# R Syntax for Ranked Choice Voting

November 30, 2013
By

(This article was first published on Citizen-Statistician » R Project, and kindly contributed to R-bloggers)

I have gotten several requests for the R syntax I used to analyze the ranked-choice voting data and create the animated GIF. Rather than just posting the syntax, I thought I might write a detailed post describing the process.

The data is available on the Twin Cities R User Group’s GitHub page. The file we are interested in is 2013-mayor-cvr.csv. Clicking this link gets you the “Display” version of the data. We actually want the “Raw” data, which is viewable by clicking View Raw. The link is using a secure connection (https://) which R does not handle well without some workaround.

One option is to use the getURL() function from the RCurl library. The text= argument in the read.csv() function reads the data in using a text connection, and is necessary to not receive an error.

library(RCurl)
url = getURL("https://raw.github.com/tcrug/ranked-choice-vote-data/master/2013-mayor-cvr.csv")


A quick look at the data reveal that the three ranked choices for the 80,101 voters are in columns 2, 3, and 4. The values “undervote” and “overvote” are ballot also need to be converted to “NA” (missing). The syntax below reduces the data frame to the second, third and fourth columns and replaces “undervote” and “over vote’ with NAs.

vote = vote[ , 2:4]
vote[vote == "undervote"] = NA
vote[vote == "overvote"] = NA


The syntax below is the main idea of the vote counting algorithm. (You will need to load the ggplot library.) I will try to explain each line in turn.

nonMissing = which(vote[ , 1] != "")
candidates = vote[nonMissing, 1]
#print(table(candidates))

vote[ , 1] =  factor(vote[ , 1], levels = rev(names(sort(table(vote[ , 1]), decreasing=TRUE))))
mayor = levels(vote[ , 1])
candidates = vote[nonMissing, 1]

p = ggplot(data = data.frame(candidates), aes(x = factor(candidates, levels = mayor))) +
geom_bar() +
theme_bw() +
ggtitle("Round 1") +
scale_x_discrete(name = "", drop = FALSE) +
ylim(0, 40000) +
coord_flip()

ggsave(p, file = "~/Desktop/round1.png", width = 8, height = 6)

• Line 1: Examine the first column of the vote data frame to determine which rows are not missing.
• Line 2: Take the candidates from the first column and put them in an object
• Line 3: Count the votes for each candidate
• Line 5: Coerce the first column into a factor (it is currently a character vector) and create the levels of that factor so that they display in reverse order based on the number of votes. This is important in the plot so that the candidates display in the same order every time the plot is created.
• Line 6: Store the levels we just created from Line #5 in an object
• Line 7: Recreate the candidates object (same as Line #2) but this time they are a factor. This is so we can plot them.
• Line 8–16: Create the bar plot
• Line 18: Save the plot onto your computer as a PNG file. In my case, I saved it to the desktop.

Now, we will create an object to hold the round of counting (we just plotted the first round, so the next round is Round 2). We will also coerce the first column back to characters.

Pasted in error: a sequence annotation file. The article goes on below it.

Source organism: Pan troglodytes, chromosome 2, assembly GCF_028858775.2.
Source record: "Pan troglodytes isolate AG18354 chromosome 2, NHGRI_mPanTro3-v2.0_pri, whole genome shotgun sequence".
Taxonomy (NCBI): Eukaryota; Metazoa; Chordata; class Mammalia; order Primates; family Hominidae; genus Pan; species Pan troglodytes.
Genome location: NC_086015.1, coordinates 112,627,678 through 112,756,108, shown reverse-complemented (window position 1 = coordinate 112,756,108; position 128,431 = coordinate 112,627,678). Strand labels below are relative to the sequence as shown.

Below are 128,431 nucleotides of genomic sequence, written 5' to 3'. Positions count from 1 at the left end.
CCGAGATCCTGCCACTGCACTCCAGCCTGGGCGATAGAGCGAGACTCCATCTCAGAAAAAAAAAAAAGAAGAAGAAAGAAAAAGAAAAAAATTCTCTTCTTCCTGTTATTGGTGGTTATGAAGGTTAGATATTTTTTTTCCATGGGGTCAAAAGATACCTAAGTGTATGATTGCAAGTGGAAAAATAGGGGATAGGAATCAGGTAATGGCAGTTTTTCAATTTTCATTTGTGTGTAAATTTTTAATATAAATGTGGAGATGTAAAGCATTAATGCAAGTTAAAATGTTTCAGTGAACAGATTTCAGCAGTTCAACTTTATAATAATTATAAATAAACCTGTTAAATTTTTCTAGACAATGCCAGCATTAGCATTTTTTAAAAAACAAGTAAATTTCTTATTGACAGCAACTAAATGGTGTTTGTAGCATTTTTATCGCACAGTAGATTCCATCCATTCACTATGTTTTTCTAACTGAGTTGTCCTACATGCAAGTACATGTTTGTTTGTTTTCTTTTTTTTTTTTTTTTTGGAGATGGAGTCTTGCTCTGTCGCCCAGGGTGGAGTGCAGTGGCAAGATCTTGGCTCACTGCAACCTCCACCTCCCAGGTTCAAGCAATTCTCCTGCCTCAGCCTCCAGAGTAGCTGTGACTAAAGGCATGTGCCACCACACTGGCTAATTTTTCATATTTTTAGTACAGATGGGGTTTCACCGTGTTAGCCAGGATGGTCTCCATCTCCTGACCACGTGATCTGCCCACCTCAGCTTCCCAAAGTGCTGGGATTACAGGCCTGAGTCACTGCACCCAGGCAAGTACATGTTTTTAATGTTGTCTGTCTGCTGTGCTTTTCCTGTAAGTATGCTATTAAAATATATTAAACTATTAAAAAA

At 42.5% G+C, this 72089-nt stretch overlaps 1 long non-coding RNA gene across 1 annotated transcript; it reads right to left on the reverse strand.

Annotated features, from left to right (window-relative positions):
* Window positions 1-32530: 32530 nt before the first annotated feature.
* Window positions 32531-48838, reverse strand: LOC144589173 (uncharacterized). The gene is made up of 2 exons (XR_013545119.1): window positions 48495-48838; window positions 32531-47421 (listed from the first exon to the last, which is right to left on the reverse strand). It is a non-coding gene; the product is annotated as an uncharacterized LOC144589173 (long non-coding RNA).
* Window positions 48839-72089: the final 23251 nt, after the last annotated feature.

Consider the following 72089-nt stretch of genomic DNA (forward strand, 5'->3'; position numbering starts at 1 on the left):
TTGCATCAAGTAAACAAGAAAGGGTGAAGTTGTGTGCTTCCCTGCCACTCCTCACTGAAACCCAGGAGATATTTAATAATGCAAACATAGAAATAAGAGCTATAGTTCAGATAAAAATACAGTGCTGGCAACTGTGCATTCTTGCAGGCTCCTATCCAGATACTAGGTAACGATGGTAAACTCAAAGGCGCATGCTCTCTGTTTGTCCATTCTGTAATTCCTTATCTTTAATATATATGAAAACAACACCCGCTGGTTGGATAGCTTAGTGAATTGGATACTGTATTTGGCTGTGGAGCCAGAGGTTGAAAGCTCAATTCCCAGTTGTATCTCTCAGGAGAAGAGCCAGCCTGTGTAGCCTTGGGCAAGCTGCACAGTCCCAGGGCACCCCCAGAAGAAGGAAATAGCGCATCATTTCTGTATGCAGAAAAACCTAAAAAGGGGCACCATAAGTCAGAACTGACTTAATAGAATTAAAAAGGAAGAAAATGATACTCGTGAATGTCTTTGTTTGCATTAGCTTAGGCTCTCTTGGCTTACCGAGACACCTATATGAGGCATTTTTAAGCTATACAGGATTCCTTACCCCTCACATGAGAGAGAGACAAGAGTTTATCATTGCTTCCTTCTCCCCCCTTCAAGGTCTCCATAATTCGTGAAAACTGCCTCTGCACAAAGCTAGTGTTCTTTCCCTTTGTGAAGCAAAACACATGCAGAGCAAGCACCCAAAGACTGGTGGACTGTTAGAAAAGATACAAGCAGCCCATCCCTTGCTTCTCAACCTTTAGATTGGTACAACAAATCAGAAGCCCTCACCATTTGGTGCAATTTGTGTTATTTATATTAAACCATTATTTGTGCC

j = 2
vote[ , 1] = as.character(vote[ , 1])


The next part of the syntax is looped so that it repeats the remainder of the algorithm, which essentially is to determine the candidate with the fewest votes, remove him/her from all columns, take the second and third choices of anyone who voted for the removed candidate and make them the ‘new’ first and second choices, recount and continue.

while( any(table(candidates) >= 0.5 * length(candidates) + 1) == FALSE ){
rowNum = which(is.na(vote[ , 1]))
vote[rowNum, 1] = vote[rowNum, 2]
vote[rowNum, 2] = vote[rowNum, 3]
vote[rowNum, 3] = NA
nonMissing = which(vote[ , 1] != "")
candidates = vote[nonMissing, 1]
p = ggplot(data = data.frame(candidates), aes(x = factor(candidates, levels = mayor))) +
geom_bar() +
theme_bw() +
ggtitle(paste("Round", j, sep =" ")) +
scale_x_discrete(name = "", drop = FALSE) +
ylim(0, 40000) +
coord_flip()
ggsave(p, file = paste("~/Desktop/round", j, ".png", sep = ""), width = 8, height = 6)
j = j + 1
candidates = as.character(candidates)
print(sort(table(candidates)))
}


The while{} loop continues to iterate until the criterion for winning the election is met. Within the loop:

• Line 2: Determines the candidate with the fewest votes
• Line 3: Replaces the candidate with the fewest votes with NA (missing)
• Line 4: Stores the row numbers with any NA in column 1
• Line 5: Takes the second choice for the rows identified in Line #4 and stores them in column 1 (new first choice)
• Line 6: Takes the third choice for the rows identified in Line #4 and stores them in column 2 (new second choice)
• Line 7: Makes the third choice for the rows identified in Line #4 an NA
• Line 8–18: Are equivalent to what we did before (but this time they are in the while loop). The biggest difference is in the ggsave() function, the filename is created on the fly using the object we created called j.
• Line 19: Augment j by 1
• Line 20: Print the results

# Creating the Animated GIF

There should now be 35 PNG files on your desktop (or wherever you saved them in the ggsave() function). These should be called round1.png, round2.png, etc. The first thing I did was rename all of the single digit names so that they were round01.pnground02.png, …, round09.png.

Then I opened Terminal and used ImageMagick to create the animated GIF. Note that in Line #1 I move into the folder where I saved the PNG files. In my case, the desktop.

cd ~/Desktop
convert -delay 50 round**.png animation.gif